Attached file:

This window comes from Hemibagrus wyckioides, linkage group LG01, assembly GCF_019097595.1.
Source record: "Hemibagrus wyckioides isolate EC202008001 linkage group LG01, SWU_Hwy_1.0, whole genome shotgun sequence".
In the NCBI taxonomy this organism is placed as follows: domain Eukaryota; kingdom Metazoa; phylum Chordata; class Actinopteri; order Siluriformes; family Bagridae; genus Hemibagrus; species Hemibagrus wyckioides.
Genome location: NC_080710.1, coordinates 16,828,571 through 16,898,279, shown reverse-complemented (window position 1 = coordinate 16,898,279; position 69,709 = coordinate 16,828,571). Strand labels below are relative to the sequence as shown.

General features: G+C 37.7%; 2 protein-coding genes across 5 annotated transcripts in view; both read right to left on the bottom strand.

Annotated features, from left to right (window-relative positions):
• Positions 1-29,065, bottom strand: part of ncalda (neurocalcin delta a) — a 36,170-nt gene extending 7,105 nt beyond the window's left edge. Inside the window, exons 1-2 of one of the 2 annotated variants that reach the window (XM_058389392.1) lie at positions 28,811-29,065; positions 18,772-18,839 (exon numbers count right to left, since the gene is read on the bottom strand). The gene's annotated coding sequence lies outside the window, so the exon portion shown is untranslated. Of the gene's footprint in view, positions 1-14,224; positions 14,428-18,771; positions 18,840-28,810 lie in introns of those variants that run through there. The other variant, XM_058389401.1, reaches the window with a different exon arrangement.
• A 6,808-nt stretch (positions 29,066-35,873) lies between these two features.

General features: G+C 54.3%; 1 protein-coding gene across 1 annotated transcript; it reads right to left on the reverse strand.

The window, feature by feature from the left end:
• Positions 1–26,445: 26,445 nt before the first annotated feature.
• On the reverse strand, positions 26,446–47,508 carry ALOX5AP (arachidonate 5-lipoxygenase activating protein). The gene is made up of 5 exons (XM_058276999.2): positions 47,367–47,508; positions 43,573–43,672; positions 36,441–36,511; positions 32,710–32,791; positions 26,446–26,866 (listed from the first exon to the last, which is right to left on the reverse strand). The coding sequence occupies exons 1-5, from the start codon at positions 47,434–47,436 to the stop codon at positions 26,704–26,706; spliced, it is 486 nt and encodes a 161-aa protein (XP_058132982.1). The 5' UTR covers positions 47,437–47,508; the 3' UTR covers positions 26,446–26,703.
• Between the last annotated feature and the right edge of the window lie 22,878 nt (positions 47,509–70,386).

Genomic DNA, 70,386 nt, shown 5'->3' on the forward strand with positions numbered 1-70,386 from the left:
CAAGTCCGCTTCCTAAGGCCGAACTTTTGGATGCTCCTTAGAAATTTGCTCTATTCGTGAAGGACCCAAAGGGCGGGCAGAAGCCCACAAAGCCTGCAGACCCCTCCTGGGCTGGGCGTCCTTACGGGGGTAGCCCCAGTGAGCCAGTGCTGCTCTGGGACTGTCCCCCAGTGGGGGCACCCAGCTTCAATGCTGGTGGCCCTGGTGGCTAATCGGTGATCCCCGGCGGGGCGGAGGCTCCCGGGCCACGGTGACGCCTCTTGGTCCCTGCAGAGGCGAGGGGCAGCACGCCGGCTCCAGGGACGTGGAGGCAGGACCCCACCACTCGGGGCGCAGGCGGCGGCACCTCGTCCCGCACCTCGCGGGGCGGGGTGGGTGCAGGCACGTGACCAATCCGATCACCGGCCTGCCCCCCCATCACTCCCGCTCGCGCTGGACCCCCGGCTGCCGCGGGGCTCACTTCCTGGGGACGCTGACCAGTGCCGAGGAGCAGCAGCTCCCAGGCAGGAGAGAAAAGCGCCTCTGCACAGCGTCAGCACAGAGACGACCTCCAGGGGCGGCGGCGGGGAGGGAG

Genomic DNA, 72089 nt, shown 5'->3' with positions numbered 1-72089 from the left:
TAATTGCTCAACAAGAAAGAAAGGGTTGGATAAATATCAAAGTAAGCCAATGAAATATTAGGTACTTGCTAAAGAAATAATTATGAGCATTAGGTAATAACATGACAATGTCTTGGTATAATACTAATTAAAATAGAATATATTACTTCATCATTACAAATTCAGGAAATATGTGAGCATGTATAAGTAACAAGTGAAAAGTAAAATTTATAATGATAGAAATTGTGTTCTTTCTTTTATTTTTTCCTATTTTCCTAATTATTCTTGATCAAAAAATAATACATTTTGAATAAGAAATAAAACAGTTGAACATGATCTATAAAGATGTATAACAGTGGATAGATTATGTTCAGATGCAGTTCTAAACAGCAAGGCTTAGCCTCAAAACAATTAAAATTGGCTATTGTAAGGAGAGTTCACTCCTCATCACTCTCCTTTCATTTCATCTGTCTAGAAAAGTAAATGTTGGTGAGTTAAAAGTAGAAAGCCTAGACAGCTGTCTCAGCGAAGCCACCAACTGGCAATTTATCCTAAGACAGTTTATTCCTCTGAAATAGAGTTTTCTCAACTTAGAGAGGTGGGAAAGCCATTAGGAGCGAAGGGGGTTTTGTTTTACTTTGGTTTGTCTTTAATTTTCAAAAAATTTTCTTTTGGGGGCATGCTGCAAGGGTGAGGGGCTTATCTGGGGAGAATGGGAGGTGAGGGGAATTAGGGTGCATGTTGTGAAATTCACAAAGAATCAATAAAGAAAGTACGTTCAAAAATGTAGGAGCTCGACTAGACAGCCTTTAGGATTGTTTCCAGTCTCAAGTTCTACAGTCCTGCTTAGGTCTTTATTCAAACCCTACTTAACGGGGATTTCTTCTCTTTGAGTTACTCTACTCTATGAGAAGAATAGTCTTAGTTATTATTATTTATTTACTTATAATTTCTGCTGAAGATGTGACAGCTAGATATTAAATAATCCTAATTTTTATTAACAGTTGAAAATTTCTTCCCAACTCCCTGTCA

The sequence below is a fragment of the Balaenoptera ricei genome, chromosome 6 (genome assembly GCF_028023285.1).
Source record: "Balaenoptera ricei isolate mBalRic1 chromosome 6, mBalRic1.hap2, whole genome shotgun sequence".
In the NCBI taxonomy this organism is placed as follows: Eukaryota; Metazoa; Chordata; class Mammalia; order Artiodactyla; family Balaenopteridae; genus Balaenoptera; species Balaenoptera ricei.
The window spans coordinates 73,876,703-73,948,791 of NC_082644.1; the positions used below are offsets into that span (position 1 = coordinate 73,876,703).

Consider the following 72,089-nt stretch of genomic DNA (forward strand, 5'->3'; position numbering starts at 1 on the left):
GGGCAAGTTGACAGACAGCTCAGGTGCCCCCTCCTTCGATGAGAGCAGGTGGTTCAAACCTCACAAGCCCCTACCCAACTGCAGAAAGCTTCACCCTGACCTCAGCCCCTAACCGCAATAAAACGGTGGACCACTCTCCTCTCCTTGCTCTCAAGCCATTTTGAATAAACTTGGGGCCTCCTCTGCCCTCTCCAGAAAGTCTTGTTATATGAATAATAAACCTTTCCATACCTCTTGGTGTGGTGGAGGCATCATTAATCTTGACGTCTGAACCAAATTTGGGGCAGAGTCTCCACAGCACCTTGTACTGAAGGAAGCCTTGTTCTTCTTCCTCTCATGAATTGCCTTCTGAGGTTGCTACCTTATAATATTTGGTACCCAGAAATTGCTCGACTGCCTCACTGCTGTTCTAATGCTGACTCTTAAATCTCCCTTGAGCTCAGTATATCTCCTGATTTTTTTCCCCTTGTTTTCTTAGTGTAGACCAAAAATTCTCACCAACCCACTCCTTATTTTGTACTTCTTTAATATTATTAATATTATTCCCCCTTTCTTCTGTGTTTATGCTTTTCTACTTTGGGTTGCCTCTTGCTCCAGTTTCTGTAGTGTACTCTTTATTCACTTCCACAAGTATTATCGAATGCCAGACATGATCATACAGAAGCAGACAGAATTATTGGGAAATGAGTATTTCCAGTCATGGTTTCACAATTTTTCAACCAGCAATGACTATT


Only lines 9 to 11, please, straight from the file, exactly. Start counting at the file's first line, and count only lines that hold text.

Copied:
General features: G+C 54.3%; 1 protein-coding gene across 1 annotated transcript; it reads right to left on the reverse strand.

The window, feature by feature from the left end:
• Positions 1–26,445: 26,445 nt before the first annotated feature.